Mexico Hopes More Than $1bn in New Investment Can Bring The ‘Jet-Set’ Back to Crime-Ridden Acapulco

08/22/16 CNS News

AcapulcoDInvestors and the government plan to spend more than one billion U.S. dollars over the next few years in the hopes of returning crime-ridden Acapulco to its former glory as an “international jet-set” resort that once attracted the likes of John F. Kennedy and Elizabeth Taylor.

Today, Acapulco’s reputation and quality of life are drowning beneath a wave of crime tied to narcotics and drug trafficking.

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Mexico Authorities Under Renewed Heat for ‘Narcopolitics’ and Impunity

08/12/16 InSight Crime

cemetery-cross-in-graveyard-1398971336pwPMexico will not be able to rein in runaway organized crime until it addresses the links between Mexican authorities and criminal groups and ends impunity for those responsible for crimes against humanity, an international justice advocate told the Guerrero State Congress.

Ina Zoon took the Open Society Foundation (OSF) Justice Initiative’s message to ground zero of Mexico‘s crime-fed security crisis on August 11. She presented the foundation’s recent report on possible war crimes by the Mexican government and the Zetas crime cartel to the Guerrero legislature, Proceso reported. Guerrero, home to the resort city of Acapulco, is one of the most violent places in Mexico.

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Mexico gang drops heads in iceboxes near government building

08/14/16 BBC News 

Guerrero, MExico.pngA criminal gang in Mexico has dropped three iceboxes with a severed head in each one near a government building in Chilpancingo, the capital of the western state of Guerrero.

Three bodies were found in streets nearby.

A threatening message was left next to boxes, warning what were described as “traitors” and “blackmailers”.

Guerrero state, home to the seaside resort of Acapulco, has been plagued by years of drug-related violence.

The latest gruesome incident created havoc around Chilpancingo.

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IACHR Renewing its Monitoring of Disappeared Students’ Case in Mexico

01/08/16 InSight Crime 

16754796678_92d73b186f_oLatin America’s top regional human rights body has approved further measures to track the Mexican government’s progress in its ongoing investigation of an emblematic mass disappearance case, but the latest move is unlikely to produce the answers the victims’ families have long hoped for.

In a document (pdf) published on July 29, the Inter-American Commission on Human Rights (IACHR) announced that it will name at least two special advisors to monitor the investigation into the September 2014 disappearance of 43 students in the town of Iguala in Guerrero state.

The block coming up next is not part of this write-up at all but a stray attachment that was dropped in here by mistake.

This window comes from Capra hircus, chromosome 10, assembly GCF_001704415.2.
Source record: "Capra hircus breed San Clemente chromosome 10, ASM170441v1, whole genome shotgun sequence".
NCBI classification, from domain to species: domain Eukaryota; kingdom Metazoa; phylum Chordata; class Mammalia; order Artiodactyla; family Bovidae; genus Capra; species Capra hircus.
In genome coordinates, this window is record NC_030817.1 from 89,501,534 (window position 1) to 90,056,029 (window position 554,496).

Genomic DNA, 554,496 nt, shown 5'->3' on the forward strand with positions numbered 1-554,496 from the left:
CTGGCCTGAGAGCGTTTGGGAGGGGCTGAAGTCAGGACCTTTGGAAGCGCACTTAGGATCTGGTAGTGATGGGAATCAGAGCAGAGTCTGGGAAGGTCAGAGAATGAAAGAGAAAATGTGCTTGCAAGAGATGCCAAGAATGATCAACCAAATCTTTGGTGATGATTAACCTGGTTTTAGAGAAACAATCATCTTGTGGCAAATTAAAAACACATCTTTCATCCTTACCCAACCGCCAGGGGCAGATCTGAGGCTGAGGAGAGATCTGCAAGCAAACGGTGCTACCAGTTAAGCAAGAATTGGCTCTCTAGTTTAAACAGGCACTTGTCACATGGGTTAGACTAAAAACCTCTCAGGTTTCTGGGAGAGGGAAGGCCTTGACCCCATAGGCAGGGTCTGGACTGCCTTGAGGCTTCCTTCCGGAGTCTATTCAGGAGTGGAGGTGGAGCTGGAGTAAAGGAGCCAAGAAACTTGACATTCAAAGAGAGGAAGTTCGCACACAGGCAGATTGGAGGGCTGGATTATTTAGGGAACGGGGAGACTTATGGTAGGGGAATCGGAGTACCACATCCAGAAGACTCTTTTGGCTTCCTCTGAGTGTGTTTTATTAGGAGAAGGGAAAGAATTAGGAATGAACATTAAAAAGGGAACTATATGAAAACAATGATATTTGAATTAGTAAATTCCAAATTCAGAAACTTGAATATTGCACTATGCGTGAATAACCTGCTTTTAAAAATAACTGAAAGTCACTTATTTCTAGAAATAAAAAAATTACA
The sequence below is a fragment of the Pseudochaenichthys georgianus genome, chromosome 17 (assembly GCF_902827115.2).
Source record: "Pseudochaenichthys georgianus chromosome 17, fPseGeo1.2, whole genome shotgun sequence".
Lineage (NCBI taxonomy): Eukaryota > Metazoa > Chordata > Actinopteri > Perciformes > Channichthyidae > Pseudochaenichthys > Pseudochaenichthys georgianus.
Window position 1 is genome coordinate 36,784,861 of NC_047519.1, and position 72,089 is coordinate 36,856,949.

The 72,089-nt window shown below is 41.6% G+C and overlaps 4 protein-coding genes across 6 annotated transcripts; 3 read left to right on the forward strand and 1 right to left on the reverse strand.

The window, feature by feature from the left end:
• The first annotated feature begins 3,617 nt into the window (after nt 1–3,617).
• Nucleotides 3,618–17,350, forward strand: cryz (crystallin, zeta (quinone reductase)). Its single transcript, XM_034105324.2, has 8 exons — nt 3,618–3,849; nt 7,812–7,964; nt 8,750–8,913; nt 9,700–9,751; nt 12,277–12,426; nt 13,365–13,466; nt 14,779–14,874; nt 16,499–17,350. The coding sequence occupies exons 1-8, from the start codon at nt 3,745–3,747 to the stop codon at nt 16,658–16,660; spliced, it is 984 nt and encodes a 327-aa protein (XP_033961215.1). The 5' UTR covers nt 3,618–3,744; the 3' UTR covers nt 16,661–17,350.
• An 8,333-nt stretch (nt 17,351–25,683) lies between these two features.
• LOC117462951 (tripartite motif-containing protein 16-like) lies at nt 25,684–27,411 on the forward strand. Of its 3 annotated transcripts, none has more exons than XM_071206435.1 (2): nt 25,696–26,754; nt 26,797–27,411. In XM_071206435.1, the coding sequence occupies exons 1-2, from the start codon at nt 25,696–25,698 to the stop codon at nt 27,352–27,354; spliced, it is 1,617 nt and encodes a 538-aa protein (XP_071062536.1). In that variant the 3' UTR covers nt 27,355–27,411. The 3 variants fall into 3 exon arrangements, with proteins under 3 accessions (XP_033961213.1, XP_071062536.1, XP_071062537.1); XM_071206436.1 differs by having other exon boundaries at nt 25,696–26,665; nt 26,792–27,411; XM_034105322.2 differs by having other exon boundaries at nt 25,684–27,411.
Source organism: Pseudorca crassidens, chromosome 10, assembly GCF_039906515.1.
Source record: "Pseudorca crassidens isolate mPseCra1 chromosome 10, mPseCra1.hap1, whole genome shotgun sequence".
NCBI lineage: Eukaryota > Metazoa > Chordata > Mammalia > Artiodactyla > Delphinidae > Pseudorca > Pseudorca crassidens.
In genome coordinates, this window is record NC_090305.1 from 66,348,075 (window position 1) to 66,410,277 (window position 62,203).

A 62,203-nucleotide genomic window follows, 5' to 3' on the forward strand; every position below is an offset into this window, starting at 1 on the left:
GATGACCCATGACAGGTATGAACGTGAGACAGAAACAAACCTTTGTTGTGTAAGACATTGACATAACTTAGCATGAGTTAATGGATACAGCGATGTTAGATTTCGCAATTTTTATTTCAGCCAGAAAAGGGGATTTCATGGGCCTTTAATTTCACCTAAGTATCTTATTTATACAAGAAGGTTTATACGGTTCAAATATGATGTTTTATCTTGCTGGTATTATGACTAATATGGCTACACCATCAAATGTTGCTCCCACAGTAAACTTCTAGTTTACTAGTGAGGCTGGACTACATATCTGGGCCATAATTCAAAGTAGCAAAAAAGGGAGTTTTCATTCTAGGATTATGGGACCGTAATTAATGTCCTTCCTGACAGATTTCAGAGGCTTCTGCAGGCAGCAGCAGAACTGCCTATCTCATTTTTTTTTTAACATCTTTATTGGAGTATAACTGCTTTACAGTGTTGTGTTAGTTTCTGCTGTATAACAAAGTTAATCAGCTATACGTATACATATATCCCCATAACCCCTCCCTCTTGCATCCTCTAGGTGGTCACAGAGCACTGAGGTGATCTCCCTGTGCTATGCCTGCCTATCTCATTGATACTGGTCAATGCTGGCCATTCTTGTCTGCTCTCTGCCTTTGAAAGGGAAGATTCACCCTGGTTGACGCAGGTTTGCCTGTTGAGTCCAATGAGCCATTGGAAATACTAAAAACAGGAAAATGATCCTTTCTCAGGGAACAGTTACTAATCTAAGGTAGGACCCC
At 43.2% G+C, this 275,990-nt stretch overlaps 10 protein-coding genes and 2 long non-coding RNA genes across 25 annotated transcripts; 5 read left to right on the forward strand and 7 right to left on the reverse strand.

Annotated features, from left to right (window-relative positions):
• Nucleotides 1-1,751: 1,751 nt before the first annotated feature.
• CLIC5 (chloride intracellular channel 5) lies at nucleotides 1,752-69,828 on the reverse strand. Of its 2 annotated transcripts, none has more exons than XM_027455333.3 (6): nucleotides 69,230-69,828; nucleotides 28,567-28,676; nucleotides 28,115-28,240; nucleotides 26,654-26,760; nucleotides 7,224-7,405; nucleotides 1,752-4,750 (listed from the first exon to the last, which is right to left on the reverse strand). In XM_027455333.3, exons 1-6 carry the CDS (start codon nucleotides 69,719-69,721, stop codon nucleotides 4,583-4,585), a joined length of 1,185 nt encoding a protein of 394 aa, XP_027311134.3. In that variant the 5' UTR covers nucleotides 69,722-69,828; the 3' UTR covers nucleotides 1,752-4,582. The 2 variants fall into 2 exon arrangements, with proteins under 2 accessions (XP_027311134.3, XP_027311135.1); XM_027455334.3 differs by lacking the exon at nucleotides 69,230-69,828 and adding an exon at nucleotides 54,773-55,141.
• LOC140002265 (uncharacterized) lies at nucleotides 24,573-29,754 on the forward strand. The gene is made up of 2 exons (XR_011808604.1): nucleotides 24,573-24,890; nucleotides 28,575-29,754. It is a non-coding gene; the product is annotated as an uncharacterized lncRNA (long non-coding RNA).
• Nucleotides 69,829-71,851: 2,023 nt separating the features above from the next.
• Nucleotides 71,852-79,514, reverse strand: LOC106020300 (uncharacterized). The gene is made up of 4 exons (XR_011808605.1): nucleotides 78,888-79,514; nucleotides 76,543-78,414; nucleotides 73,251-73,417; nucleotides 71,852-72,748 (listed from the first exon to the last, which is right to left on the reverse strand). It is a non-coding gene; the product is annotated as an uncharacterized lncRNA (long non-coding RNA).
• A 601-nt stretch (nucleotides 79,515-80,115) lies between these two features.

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Latest Guerrero, Mexico Arrest Promises Little Change in Insecurity

07/12/16 Insight Crime 

HA.jpgThe capture of an alleged local Knights Templar chief on the coast of Guerrero promises to bring down insecurity in one of Mexico‘s most violent states, say authorities. But it will take more than that to stave the soaring homicide rate in the country’s top heroin-producing region.

Alberto or Edilberto Bravo Barragán, alias “El Galiván,” was captured in an operation carried out jointly by the Federal Police and Mexican military in Zihuatanejo on July 11, without a shot being fired, according to a government press release.

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Violence is rising in Mexico’s heroin capital, and it’s a sign of how ugly the fight against crime has gotten

08/07/16 Business Insider 

guerreroHomicides in Mexico hit a four-year high  in May, reaching 1,746, the most in a month so far during President Enrique Peña Nieto’s term and the most since September 2012.

While Mexico has felt the rising violence, some areas have been beset by more intense bloodshed.

Guerrero, the southwest state regarded as the capital of Mexico’s heroin trade, recorded the second-highest number of homicides in the country through May this year, and the state’s 163 organized-crime-related homicides in June were almost double what was recorded in other high-homicide states.

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Slain Lawyer for Mexican Drug Cartel Apparently Was U.S. Informant

4/26/16 Wall Street Journal

mexican drugsFORT WORTH, Texas—A lawyer for a powerful Mexican drug cartel was cooperating with law enforcement and allowed to live legally in the U.S. before being gunned down in a posh Dallas suburb, federal prosecutors said Tuesday.

The revelation that Juan Jesús Guerrero Chapa, a prominent member of the so-called Gulf Cartel, worked as an informant before his killing in 2013 came during opening statements in a closely watched murder trial federal court here. Mr. Guerrero Chapa’s role was earlier reported by the Dallas Morning News.

Two men, Jesús Gerardo Ledezma-Cepeda, 59, and his cousin,  José Luis Cepeda-Cortés, 60, are accused of stalking Mr. Guerrero Chapa and arranging his killing by hit men outside a shopping center in the small city of Southlake. The slaying shocked North Texas.

According to a defense lawyer for one of the defendants, the hit men were from a rival cartel. Both defendants pleaded not guilty to charges of conspiracy to commit murder for hire and interstate stalking, which could lead to life in prison.

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